Editor’s Note: This popular post was first published on January 5 here.
If at first you don’t succeed in murdering America’s constitutional legacy of limited government, try, try again. This sums up the approach of Marxist academic and activist Frances Fox Piven. The strategy of orchestrated crisis she pioneered with her late husband Richard Cloward helped generate chaos in American society throughout the 1960s and 1970s. The so-called Cloward-Piven Strategy inflicted a lot of damage on the nation but it didn’t quite succeed in bringing America to its knees, as its authors intended. So now Piven is calling for a new strategic attack on the American system of government.
But first some background is needed. Cloward and Piven wrote a 1966 Nation article, “The Weight of the Poor: A Strategy to End Poverty,” in which they called for “a massive drive to recruit the poor onto the welfare rolls” in an effort to overwhelm the system. [Italics in original.] The idea was that the crisis generated would serve as the catalyst for a radical transformation of American society. The strategy helped to bankrupt New York City in 1975. Years later, the Big Apple’s mayor, Rudy Giuliani, denounced the academic activists by name.
In the Nation article, Cloward and Piven made it clear that they were irritated that plenty of Americans legally eligible to receive forcibly redistributed wealth hadn’t bothered to ask for handouts. “The discrepancy is not an accident stemming from bureaucratic inefficiency; rather, it is an integral feature of the welfare system which, if challenged, would precipitate a profound financial and political crisis.”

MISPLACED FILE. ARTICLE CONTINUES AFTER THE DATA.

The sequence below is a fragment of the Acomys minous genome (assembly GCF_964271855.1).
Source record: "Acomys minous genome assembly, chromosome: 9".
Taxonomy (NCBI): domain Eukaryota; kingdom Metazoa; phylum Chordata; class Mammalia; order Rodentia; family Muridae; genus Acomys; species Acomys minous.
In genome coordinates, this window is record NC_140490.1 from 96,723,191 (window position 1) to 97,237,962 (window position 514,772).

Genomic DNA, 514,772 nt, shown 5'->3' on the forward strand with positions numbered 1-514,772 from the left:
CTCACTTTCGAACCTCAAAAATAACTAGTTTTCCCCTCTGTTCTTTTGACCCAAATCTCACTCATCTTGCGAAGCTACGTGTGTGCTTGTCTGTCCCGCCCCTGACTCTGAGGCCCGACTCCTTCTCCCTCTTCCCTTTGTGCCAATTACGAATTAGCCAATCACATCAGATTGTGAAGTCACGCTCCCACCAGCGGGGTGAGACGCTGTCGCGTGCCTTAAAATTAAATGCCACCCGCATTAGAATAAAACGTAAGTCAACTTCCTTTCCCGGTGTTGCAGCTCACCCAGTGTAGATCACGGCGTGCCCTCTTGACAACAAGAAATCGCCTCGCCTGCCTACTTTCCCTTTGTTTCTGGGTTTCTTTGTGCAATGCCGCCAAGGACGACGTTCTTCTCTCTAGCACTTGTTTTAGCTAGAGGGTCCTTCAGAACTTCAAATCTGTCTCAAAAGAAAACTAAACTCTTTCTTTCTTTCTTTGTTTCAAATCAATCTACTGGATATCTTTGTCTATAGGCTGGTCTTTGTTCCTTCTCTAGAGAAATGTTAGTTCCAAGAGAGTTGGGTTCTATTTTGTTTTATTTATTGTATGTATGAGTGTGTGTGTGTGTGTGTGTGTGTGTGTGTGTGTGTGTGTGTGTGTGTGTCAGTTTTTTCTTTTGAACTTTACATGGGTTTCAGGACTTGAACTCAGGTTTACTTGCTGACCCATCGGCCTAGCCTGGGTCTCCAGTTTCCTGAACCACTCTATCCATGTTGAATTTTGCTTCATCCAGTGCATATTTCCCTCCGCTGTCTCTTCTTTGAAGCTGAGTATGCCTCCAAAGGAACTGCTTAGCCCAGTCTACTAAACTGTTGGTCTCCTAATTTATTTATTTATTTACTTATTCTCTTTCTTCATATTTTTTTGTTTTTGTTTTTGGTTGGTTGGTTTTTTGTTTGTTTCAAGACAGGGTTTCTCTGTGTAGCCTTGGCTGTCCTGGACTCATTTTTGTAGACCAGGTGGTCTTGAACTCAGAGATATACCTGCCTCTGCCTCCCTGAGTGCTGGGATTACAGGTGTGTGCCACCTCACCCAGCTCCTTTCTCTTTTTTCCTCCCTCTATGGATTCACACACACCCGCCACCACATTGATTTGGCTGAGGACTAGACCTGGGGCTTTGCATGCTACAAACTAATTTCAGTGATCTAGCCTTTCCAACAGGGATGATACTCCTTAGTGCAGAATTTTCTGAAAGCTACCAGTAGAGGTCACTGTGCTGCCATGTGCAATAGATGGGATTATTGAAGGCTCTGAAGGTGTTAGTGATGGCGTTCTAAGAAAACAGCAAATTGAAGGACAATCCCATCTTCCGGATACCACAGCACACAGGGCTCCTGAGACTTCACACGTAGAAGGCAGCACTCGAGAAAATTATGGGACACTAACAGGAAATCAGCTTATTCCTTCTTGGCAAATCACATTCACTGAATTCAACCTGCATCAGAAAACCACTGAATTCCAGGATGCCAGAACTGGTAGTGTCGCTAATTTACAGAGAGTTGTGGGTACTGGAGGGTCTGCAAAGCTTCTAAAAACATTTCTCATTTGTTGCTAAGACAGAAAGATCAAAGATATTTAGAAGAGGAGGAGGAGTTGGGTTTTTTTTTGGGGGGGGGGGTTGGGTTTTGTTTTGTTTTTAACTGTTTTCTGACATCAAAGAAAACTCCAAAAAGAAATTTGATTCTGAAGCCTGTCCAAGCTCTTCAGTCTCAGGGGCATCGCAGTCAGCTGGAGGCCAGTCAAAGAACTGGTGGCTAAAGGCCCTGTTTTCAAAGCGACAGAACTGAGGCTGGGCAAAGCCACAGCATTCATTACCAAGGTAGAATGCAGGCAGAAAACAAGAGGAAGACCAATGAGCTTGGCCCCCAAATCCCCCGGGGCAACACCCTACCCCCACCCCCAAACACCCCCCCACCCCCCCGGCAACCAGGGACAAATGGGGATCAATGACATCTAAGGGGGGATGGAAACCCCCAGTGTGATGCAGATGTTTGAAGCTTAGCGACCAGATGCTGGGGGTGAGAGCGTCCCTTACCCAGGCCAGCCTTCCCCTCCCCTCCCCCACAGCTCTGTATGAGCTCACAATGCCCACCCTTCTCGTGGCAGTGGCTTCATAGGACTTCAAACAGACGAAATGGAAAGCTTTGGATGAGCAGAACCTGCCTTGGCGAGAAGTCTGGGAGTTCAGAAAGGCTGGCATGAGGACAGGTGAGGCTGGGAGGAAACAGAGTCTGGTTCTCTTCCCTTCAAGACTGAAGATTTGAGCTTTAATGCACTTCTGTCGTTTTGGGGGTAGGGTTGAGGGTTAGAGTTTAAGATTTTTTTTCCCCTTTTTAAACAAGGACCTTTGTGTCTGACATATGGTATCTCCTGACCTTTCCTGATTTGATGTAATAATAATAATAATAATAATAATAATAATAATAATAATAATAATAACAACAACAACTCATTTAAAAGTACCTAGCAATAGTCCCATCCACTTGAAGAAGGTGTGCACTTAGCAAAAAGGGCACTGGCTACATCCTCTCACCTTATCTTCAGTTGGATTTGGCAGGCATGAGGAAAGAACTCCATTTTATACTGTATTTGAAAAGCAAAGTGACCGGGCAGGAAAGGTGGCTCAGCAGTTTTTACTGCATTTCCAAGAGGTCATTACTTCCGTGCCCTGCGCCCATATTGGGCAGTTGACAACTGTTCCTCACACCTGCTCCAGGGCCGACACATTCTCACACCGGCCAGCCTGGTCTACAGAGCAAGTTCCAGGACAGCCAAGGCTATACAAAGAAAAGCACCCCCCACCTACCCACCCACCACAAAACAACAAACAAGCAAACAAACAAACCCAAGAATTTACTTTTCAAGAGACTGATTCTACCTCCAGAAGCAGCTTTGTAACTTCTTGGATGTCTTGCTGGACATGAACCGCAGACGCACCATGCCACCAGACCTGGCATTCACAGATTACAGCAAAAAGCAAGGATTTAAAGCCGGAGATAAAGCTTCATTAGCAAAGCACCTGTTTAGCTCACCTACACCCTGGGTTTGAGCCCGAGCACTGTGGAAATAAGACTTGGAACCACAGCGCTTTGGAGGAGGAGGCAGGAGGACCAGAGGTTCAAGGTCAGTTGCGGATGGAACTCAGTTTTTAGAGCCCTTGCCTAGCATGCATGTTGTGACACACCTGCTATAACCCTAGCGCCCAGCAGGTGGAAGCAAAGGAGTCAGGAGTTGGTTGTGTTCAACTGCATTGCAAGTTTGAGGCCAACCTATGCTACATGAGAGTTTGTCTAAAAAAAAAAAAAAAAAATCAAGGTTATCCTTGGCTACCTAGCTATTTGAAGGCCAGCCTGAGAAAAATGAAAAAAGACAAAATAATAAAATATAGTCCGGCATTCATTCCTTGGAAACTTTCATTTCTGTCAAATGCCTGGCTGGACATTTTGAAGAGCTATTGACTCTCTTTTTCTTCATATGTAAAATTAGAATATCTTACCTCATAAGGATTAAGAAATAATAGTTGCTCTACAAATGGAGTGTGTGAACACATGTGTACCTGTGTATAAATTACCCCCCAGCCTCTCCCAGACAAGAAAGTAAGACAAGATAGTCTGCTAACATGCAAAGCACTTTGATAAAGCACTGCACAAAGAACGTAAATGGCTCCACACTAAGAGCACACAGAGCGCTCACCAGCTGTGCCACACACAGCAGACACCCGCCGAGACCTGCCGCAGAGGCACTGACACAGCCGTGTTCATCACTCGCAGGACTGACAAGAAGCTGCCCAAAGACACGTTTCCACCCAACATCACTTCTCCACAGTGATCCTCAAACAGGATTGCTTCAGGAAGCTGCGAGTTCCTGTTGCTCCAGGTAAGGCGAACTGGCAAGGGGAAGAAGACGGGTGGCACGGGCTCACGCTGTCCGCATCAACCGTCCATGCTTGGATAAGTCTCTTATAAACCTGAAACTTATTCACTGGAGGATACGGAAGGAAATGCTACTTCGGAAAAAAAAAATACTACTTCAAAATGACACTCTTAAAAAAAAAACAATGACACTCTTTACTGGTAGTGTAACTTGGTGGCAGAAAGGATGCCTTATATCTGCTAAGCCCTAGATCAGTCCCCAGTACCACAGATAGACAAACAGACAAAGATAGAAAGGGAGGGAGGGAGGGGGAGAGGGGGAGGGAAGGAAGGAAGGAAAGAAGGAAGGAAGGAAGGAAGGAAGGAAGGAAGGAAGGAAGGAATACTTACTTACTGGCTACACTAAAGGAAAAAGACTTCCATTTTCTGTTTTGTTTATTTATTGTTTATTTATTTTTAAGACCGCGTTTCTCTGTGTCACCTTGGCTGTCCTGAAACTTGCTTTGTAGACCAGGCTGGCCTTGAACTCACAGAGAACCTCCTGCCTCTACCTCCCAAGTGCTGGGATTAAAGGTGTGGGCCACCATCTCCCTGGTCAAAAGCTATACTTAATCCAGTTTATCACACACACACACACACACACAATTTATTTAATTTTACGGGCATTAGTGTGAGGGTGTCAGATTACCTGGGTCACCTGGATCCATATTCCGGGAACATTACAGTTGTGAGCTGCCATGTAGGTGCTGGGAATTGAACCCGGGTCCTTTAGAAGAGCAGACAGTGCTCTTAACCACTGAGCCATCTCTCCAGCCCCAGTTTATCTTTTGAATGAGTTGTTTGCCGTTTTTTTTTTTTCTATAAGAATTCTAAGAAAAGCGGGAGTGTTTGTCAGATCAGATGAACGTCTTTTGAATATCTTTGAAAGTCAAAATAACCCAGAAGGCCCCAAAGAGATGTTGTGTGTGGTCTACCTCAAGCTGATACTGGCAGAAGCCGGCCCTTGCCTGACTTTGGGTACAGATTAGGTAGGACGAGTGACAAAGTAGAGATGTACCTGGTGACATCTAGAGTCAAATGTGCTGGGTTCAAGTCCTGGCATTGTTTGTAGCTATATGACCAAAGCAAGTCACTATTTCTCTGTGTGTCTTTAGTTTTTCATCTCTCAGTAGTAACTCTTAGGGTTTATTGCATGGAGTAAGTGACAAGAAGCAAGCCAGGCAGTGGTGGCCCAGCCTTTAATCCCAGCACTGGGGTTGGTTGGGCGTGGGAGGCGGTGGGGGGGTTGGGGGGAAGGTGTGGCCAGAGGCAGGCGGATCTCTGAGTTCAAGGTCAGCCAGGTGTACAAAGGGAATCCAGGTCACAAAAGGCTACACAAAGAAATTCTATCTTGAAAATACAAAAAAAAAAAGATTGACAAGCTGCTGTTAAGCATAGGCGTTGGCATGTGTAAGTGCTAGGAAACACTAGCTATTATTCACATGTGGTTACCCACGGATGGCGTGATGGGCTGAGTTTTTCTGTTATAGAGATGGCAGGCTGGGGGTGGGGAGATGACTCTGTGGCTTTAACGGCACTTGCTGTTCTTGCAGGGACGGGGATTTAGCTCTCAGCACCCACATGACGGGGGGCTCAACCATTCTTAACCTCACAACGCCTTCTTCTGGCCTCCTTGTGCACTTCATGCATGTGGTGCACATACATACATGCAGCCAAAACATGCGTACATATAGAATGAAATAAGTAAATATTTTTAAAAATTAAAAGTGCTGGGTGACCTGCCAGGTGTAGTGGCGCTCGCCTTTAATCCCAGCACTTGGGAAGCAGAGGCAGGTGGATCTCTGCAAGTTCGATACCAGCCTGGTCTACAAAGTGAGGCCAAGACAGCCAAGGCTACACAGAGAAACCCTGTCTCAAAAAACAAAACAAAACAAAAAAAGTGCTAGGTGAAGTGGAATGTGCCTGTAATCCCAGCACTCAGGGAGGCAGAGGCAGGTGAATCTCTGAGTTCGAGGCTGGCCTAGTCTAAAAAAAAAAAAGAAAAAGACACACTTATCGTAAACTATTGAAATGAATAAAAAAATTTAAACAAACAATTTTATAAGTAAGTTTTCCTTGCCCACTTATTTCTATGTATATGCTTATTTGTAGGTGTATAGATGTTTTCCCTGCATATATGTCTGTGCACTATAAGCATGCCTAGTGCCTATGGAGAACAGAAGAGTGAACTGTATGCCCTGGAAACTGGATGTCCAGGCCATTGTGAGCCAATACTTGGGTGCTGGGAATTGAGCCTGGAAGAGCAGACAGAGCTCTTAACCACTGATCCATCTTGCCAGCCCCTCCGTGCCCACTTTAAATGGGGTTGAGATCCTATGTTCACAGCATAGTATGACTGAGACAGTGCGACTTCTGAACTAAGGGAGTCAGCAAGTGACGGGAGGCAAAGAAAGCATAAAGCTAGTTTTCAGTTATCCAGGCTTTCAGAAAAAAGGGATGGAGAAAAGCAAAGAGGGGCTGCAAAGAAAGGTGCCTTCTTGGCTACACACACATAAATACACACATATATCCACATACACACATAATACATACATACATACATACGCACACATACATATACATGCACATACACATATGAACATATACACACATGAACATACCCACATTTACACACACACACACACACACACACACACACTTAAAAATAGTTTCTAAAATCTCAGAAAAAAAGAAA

As Ron Radosh writes at Pajamas Media, with the U.S. economy and state and city budgets everywhere under tremendous strain, Piven
has issued a new call to repeat and build upon the ruinous strategies that she and her late husband advanced decades ago. And as in 1966, her vehicle is The Nation, the flagship magazine of the Left which today has a huge circulation and much greater influence than it had in the 1960s.
In the Jan. 10/17, 2011 edition of the Nation (hidden behind a capitalist paywall), Piven is outraged that Wall Street bankers aren’t being dragged from their homes and led to the guillotine given high unemployment and an anemic economy.
So where are the angry crowds, the demonstrations, sit-ins and unruly mobs? After all, the injustice is apparent. Working people are losing their homes and their pensions while robber baron CEOs report renewed profits and windfall bonuses. Shouldn’t the unemployed be on the march? Why aren’t they demanding enhanced safety net protections and big initiatives to generate jobs?
To not see that the American people are already angry, mad as hell at the Obama administration’s profligate spending, Piven must have slept through the Tea Party movement and the congressional town hall meetings of 2009, but I digress.